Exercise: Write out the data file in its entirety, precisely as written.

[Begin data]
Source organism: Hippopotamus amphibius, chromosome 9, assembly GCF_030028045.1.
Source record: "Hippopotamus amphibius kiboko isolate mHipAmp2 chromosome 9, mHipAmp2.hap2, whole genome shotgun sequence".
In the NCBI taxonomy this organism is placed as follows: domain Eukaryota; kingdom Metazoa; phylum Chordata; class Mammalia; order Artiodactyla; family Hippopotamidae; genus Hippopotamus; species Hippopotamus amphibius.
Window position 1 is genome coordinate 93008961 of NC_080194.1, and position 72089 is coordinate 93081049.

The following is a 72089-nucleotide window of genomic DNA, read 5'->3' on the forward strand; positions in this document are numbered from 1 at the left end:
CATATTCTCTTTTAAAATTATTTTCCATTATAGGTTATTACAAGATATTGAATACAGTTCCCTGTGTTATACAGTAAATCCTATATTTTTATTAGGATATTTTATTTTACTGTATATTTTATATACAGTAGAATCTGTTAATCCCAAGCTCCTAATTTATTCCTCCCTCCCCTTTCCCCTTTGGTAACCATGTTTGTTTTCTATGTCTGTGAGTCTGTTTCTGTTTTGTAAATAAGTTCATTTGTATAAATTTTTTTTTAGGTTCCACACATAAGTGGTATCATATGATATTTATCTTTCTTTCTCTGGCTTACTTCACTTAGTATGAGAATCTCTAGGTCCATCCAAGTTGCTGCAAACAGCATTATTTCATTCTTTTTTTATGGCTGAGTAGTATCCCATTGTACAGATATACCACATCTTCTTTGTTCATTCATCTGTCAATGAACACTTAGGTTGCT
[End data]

Source organism: Hippopotamus amphibius, chromosome 9, assembly GCF_030028045.1.
Source record: "Hippopotamus amphibius kiboko isolate mHipAmp2 chromosome 9, mHipAmp2.hap2, whole genome shotgun sequence".
In the NCBI taxonomy this organism is placed as follows: domain Eukaryota; kingdom Metazoa; phylum Chordata; class Mammalia; order Artiodactyla; family Hippopotamidae; genus Hippopotamus; species Hippopotamus amphibius.
Window position 1 is genome coordinate 93008961 of NC_080194.1, and position 72089 is coordinate 93081049.

The following is a 72089-nucleotide window of genomic DNA, read 5'->3' on the forward strand; positions in this document are numbered from 1 at the left end:
CATATTCTCTTTTAAAATTATTTTCCATTATAGGTTATTACAAGATATTGAATACAGTTCCCTGTGTTATACAGTAAATCCTATATTTTTATTAGGATATTTTATTTTACTGTATATTTTATATACAGTAGAATCTGTTAATCCCAAGCTCCTAATTTATTCCTCCCTCCCCTTTCCCCTTTGGTAACCATGTTTGTTTTCTATGTCTGTGAGTCTGTTTCTGTTTTGTAAATAAGTTCATTTGTATAAATTTTTTTTTAGGTTCCACACATAAGTGGTATCATATGATATTTATCTTTCTTTCTCTGGCTTACTTCACTTAGTATGAGAATCTCTAGGTCCATCCAAGTTGCTGCAAACAGCATTATTTCATTCTTTTTTTATGGCTGAGTAGTATCCCATTGTACAGATATACCACATCTTCTTTGTTCATTCATCTGTCAATGAACACTTAGGTTGCT